Abandoned Places: Titan 1 Missile Silo Complex 2B

These+spray+painted+black+figures+with+red+eyes+were+all+over+the+walls.+At+this+point%2C+myself+and+one+other+person+had+managed+to+accidentally+separate+ourselves+from+the+group.+We+could+hear+our+friends+in+the+distance+but+didnt+know+which+hallway+to+go+down.+We+ended+finding+them+a+few+minutes+later.+Photo+by+Dalton+McMillan

These spray painted black figures with red eyes were all over the walls. At this point, myself and one other person had managed to accidentally separate ourselves from the group. We could hear our friends in the distance but didn’t know which hallway to go down. We ended finding them a few minutes later. Photo by Dalton McMillan

Dalton McMillan

Disclaimer: this is on private property. 

Many of us have seen a film where the main character(s) finds themselves in a dark, creepy abandoned building that seems to have no way of escape. The last weekend of winter break, I had the opportunity to experience a similar feeling.

A group of eight of us set out to explore an abandoned underground missile silo near Deer Trail, Colorado. This missile silo is just one of six Titan 1 missile silos in Colorado that once housed 98-foot-long, ballistic, intercontinental missiles that had nuclear capabilities. Since 1965, all of these silos have been evacuated along with their missiles.

The road leading up to the entrance was so covered with snow that we had to park our vehicles and walk nearly a mile to the gate. Upon our arrival we were greeted by a sign that read “DEATH AWAITS” (not exactly the warmest of greetings). We took our last glimpses of daylight and prepared for our journey into the darkness.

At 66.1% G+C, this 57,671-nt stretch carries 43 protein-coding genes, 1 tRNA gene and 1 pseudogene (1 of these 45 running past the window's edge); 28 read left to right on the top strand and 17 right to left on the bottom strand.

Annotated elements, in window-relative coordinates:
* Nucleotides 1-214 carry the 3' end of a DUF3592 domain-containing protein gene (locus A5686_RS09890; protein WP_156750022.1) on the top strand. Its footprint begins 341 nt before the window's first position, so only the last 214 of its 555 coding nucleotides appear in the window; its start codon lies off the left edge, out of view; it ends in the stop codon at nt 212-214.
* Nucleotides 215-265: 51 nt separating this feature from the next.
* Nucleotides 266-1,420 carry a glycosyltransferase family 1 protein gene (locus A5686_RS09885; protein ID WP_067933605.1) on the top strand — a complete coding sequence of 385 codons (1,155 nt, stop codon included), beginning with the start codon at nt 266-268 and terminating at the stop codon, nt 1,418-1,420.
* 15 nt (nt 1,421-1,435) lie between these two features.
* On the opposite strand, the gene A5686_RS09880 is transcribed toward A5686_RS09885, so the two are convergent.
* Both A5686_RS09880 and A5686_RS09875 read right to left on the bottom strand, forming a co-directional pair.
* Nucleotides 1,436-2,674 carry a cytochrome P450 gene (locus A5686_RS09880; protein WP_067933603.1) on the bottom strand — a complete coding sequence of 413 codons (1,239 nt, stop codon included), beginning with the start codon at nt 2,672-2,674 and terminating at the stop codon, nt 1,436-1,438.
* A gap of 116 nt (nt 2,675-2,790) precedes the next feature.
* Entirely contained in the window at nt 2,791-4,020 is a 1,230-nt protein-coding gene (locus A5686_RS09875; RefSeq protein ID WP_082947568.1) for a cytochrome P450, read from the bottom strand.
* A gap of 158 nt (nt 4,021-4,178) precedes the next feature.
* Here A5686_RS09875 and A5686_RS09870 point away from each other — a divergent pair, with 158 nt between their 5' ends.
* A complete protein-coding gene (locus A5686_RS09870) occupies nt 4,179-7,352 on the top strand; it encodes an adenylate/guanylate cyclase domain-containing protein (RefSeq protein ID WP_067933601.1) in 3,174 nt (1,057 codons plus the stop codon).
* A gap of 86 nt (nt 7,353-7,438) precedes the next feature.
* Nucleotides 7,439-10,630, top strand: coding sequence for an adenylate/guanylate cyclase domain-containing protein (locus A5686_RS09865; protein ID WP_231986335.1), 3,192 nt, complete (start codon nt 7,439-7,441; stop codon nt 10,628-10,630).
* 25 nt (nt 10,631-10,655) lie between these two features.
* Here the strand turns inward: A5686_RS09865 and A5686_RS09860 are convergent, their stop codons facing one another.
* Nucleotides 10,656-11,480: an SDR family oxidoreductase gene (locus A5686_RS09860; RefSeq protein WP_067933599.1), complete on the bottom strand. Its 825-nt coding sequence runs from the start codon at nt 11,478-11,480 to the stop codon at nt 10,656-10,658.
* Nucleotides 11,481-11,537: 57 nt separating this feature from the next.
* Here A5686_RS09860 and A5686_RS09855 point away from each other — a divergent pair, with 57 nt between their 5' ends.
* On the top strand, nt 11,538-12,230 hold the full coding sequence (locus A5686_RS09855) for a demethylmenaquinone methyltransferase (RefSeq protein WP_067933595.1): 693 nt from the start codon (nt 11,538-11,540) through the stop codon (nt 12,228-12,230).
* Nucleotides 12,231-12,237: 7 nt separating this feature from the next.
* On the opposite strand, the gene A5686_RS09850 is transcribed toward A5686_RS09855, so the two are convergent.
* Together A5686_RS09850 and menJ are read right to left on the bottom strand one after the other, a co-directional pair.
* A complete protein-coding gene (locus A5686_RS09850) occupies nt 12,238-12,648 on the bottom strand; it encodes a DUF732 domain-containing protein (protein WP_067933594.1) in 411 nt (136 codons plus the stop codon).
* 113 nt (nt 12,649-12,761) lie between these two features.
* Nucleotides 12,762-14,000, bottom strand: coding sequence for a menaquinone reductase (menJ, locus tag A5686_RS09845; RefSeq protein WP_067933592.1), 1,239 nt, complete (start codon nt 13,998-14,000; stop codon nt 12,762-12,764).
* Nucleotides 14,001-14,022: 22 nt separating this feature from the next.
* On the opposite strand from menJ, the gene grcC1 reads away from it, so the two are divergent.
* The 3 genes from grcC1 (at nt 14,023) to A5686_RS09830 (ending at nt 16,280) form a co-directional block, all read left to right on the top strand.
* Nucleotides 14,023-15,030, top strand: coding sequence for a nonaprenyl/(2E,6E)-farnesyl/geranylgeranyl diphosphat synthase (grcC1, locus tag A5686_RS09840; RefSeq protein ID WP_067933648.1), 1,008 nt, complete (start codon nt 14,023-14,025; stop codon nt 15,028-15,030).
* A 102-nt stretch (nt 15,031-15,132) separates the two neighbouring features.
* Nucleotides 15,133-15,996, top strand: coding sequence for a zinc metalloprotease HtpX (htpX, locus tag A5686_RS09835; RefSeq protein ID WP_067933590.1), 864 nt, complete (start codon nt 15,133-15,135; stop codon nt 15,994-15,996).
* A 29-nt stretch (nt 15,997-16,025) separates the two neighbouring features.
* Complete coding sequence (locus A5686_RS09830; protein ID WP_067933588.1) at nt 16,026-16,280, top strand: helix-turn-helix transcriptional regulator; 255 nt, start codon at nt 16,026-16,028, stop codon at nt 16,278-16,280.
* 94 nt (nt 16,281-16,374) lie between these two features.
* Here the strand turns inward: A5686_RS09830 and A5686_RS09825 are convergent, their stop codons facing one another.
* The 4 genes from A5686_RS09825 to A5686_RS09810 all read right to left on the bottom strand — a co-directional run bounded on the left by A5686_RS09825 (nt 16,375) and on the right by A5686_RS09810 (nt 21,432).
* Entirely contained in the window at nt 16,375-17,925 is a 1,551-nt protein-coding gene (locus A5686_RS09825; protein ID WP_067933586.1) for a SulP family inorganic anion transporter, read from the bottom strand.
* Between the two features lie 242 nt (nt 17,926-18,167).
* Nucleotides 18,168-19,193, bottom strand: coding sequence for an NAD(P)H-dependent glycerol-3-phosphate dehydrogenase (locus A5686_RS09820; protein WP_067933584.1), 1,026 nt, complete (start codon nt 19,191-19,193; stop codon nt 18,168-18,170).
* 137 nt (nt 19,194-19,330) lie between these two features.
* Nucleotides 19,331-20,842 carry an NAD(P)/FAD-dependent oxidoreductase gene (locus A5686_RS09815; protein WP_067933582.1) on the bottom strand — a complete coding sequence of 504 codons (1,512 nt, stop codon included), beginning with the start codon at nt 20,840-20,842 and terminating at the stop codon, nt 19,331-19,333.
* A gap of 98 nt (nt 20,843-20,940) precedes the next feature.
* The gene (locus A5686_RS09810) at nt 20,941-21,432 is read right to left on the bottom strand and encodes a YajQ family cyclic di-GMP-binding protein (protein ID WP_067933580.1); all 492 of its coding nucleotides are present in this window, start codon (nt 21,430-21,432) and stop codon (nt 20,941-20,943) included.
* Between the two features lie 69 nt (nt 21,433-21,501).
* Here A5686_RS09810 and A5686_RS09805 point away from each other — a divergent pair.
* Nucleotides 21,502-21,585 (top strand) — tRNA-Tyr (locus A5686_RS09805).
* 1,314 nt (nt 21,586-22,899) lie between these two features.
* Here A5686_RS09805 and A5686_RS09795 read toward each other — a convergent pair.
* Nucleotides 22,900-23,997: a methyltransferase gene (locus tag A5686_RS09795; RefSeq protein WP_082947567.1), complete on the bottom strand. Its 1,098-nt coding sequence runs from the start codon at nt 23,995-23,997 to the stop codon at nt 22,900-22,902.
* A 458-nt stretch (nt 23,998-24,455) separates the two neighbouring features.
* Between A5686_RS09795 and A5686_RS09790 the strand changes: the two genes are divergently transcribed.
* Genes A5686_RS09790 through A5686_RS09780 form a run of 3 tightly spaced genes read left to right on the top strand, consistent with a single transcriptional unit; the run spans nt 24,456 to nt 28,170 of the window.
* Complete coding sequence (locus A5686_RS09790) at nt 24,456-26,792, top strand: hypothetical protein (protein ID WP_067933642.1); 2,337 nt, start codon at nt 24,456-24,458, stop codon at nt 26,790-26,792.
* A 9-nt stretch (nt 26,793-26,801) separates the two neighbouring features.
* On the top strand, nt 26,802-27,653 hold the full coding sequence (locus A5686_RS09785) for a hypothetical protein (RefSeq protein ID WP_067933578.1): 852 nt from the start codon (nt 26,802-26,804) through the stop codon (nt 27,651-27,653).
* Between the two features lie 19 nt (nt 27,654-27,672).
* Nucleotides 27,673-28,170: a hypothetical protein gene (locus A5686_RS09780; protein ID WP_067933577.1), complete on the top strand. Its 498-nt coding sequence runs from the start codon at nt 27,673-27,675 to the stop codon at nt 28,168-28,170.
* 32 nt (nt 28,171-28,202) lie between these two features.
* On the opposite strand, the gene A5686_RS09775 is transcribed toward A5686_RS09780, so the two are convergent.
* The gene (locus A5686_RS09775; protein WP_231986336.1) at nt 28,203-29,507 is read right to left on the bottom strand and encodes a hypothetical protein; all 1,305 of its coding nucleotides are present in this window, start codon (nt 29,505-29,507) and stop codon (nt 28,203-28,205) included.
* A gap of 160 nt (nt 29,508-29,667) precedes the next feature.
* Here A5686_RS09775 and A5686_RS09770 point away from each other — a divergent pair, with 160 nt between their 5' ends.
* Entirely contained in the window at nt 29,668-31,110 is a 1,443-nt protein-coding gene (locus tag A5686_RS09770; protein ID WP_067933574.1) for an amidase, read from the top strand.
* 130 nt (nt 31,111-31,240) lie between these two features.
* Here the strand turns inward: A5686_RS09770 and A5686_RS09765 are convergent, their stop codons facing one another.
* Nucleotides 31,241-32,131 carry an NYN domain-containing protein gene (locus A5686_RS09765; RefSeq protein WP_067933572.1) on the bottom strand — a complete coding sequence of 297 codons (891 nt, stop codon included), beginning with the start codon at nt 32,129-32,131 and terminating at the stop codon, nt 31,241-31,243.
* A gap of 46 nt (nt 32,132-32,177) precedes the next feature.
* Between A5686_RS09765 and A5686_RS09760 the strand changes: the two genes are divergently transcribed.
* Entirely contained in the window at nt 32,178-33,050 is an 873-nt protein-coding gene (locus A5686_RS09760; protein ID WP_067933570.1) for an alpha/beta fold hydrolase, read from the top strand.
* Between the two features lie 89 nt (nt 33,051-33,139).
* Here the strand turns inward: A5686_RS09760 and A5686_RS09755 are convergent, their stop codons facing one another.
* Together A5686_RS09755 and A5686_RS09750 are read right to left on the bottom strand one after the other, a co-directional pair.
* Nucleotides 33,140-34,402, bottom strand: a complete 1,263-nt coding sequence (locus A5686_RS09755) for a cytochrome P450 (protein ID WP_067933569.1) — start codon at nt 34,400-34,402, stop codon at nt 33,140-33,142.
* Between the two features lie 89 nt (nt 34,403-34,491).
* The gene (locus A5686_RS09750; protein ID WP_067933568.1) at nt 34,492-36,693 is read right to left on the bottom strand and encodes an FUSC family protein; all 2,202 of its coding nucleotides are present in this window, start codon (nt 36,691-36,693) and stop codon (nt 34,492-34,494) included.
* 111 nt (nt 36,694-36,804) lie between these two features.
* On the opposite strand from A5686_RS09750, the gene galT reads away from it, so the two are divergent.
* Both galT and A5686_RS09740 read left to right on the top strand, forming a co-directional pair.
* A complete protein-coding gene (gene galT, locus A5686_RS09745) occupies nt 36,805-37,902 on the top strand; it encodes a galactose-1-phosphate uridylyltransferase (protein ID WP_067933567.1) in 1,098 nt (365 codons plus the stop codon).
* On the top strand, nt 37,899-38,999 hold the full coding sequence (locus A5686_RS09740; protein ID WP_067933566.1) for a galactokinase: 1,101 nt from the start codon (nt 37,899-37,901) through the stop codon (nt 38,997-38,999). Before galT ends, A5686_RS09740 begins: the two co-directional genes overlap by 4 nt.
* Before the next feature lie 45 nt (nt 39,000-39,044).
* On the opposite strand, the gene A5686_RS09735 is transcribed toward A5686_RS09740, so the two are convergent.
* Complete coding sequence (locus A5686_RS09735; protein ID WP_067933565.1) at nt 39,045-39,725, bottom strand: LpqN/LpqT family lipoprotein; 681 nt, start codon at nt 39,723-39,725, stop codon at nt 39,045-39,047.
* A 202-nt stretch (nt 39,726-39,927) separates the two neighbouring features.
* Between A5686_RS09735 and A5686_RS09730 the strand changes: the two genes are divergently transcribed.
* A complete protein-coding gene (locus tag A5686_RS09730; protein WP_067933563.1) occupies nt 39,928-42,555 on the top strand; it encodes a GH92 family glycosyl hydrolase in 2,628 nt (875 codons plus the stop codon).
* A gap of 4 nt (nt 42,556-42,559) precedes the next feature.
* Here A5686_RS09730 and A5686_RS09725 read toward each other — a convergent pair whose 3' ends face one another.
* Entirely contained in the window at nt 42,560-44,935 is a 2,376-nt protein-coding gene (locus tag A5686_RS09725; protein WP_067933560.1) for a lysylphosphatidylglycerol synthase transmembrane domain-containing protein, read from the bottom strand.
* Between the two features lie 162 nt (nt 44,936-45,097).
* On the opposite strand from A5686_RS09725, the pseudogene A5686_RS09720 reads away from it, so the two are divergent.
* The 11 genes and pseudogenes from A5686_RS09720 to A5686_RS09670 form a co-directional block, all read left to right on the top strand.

Fifty feet into the silo, you couldn’t see your hand an inch from your face without a flashlight. Strange colored rust covered practically everything inside. Many of the tunnels we ventured into were some hundred feet long and nearly every spot on every wall was plastered with colorful graffiti. Metal hung from the ceilings and many of them were completely caved in. This multi-level silo was an incredible thing to explore, but I don’t recommend going alone.

 

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  • This is the entrance to Titan 1 Missile Silo Complex 2B. Numerous disposable respirators can be seen hanging from the metal entryway. Photo by Dalton McMillan

  • Upon getting to the lower level of the silo is this door. Behind this door lies a series of tunnels and the sites where the missiles were originally stored. Photo by Dalton McMillan

  • These spray painted black figures with red eyes were all over the walls. At this point, myself and one other person had managed to accidentally separate ourselves from the group. We could hear our friends in the distance but didn’t know which hallway to go down. We ended finding them a few minutes later. Photo by Dalton McMillan

  • At first sight, these tunnels seemed endless in the pitch black. Most of them were only at most a hundred feet long. In this tunnel we found an old mattress, proof that someone had lived there before. Photo by Dalton McMillan

  • Almost every room down there, had disheartening phrases spray painted on the walls like “you’re never getting out of here alive.” After being there for a few minutes, you got used to it. Photo by Dalton McMillan

  • In order to make your way around down there, we had to cross some treacherous terrain. Beneath the metal platforms was several feet of water and ice. In this same area, we found a yellow raft that was frozen to the ice. Photo by Dalton McMillan

  • The combination of different colored rust, metal, and spray paint made each room very distinct. Photo by Dalton McMillan

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For more information on these silos, please visit the Colorado Department of Public Health and Environment.